Takata is accused of conspiring with other companies between January 2003 and February 2011 to “suppress and eliminate competition in the automotive parts industry by agreeing to rig bids for, and to fix, stabilize and maintain the prices of certain seatbelts,” according to the criminal information sheet detailing charges against Takata, filed with the Detroit Court.
Reports indicate that Chairman and CEO Shigehisa Takada will take a 30 per cent cut in executive compensation while other directors take a 15 per cent cut. Gary Walker, a sales director at the company’s US subsidiary, TK Holdings, will reportedly serve a 14-month prison sentence and pay a US$20,000 fine.
Takata has pledged to continue to co-operate with ongoing Department of Justice investigations. The company stated that it “takes this matter seriously and has taken steps to strengthen its compliance programs to comply with all applicable laws and regulations. Takata has also strengthened its internal control systems to prevent a recurrence and is committed to regaining the trust of our stakeholders.”
The car industry investigation is the largest ever conducted in the United States. Settlement agreements with US antitrust authorities have been reached by several companies, including Tokai Rika, TRW Deutschland, Furukawa Electric, Fujikura and Nippon Seiki.
From the Department of Justice, Scott Hammond, of the Antitrust Division’s criminal enforcement program, said “Every time we discover a conspiracy involving the automotive industry, we seem to find another one.”
On 10 July 2013, the EU Competition Commission fined four wire harness suppliers a total of EU141.8 million for taking part in cartels that covered the whole European Economic Area (EEA) and affected four major car companies; Toyota, Nissan, Honda and Renault.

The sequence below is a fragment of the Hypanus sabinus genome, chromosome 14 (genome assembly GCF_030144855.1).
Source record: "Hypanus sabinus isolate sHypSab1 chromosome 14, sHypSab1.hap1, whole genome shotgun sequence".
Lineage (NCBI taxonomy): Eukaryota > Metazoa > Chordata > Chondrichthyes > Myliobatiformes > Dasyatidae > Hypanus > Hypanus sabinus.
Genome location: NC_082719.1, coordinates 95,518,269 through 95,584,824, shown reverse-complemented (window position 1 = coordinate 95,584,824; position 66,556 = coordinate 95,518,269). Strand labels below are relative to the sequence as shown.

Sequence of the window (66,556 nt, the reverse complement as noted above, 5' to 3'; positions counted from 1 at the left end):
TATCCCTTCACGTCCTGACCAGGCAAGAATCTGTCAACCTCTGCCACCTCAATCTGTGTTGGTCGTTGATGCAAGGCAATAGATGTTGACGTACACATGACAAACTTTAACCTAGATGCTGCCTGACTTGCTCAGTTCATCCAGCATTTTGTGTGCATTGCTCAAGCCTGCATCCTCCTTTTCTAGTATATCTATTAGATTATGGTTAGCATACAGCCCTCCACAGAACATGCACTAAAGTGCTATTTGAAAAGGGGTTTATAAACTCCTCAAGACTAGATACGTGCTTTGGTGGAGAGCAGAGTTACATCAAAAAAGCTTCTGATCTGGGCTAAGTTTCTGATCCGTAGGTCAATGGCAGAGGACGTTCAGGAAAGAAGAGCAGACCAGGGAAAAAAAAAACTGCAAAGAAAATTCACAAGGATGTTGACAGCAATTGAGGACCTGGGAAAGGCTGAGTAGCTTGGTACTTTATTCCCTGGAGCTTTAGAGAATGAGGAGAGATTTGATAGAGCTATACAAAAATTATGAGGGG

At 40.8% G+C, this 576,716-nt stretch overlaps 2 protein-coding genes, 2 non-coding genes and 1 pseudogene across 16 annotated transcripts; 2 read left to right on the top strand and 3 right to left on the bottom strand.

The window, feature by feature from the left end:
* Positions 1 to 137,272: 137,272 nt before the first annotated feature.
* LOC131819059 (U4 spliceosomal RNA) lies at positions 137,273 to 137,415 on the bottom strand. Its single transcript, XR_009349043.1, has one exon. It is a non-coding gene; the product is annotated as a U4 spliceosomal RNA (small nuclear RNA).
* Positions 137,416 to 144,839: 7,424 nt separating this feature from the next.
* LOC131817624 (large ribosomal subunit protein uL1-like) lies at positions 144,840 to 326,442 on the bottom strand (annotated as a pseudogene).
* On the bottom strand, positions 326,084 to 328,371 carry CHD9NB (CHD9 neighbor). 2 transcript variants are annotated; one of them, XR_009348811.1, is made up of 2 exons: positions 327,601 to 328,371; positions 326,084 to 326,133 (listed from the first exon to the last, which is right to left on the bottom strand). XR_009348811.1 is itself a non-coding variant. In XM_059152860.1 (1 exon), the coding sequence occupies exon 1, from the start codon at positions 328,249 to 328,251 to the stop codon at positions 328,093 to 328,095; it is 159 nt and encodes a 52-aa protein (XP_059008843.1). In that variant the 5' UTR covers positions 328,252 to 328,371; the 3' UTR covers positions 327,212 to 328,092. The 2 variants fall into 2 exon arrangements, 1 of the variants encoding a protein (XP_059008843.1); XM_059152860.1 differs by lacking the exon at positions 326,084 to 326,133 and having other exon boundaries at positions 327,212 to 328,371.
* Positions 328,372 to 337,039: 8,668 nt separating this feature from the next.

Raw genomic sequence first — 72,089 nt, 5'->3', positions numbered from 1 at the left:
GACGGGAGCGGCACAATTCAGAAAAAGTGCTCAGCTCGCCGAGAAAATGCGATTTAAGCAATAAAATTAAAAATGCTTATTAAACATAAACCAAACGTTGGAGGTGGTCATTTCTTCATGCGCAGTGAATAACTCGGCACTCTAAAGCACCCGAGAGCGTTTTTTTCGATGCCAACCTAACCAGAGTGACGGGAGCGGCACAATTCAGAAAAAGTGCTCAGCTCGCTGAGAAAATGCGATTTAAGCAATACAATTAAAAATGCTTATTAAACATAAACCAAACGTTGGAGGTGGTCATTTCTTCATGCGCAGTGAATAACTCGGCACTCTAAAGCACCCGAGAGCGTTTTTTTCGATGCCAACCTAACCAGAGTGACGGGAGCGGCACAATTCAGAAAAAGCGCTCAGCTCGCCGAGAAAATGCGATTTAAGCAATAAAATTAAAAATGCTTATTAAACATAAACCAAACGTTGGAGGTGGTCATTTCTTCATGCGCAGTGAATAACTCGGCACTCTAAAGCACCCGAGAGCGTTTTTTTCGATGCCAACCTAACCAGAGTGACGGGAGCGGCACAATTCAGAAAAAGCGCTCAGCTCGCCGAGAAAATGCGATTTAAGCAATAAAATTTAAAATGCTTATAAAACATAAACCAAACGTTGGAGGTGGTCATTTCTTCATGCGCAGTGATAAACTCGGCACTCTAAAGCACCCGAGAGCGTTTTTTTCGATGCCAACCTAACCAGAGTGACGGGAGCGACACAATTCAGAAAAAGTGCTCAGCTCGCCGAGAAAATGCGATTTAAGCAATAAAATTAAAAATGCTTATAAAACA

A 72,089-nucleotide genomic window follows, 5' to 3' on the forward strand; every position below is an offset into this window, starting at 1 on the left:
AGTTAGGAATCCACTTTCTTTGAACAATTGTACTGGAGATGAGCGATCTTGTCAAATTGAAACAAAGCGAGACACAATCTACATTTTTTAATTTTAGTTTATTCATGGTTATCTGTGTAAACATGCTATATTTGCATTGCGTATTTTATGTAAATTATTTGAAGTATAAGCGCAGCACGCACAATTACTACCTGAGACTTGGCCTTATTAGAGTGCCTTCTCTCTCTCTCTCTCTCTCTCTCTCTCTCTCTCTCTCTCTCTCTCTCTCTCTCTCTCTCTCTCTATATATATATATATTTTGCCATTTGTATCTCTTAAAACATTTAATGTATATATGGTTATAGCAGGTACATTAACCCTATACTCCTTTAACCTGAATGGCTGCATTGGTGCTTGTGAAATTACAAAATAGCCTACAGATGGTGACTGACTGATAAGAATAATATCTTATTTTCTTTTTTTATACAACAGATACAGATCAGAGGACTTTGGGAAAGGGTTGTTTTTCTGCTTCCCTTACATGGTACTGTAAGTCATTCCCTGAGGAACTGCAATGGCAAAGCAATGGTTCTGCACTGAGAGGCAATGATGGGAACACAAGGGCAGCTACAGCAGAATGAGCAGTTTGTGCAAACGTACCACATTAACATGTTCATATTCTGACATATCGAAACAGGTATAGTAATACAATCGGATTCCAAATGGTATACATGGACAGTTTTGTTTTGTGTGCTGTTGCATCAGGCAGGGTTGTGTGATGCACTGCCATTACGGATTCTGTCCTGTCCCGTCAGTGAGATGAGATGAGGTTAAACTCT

The investigation covered five cartels which operated between 2000 and 2009. They involved bid-rigging to coordinate both price and allocation of supplies of wire harnesses, which link together a car’s electrical components.
The largest fine of EUR125 million (over 85% of the total) was handed to Yasaki, the world’s largest maker of wire harnessing systems. The other companies fined were Furukawa, S-Y Systems Technologies and Leoni. The fines were set on the basis of the Commissions’ 2006 Guidelines on fines, taking into account the companies’ EEA sales of the products involved, the very serious nature of the infringement, the cartels geographic scope and their duration.
However, Sumitomo Electric, which was involved in all five cartels, will not have to pay any of its EUR291 million fine because it alerted regulators to the anti-competitive behaviour and as a result benefited from full immunity under the Commission’s 2006 Leniency Notice. The remaining companies received between 20 and 50% reductions under the leniency programme due to their full cooperation with the investigation. They received a further 10% reduction under the settlement procedure for cartels (see the Commission’s 2008 Settlement Notice) which requires companies to acknowledge both their infringement and liability in exchange for an additional discount.
The investigation started with inspections in 2010 and proceedings were opened in August 2012. It has taken just 8 months since settlement discussions started with the companies for the investigation to reach its conclusion. The immunity granted to Sumitomo Electric, which would otherwise have faced a fine twice as large as the total imposed on the other four companies, as well as the substantial reductions that the other participants in the cartels received, serves as a good example of the benefits of cooperation, and in particular of being the first to alert authorities in order to take advantage of antitrust leniency programmes.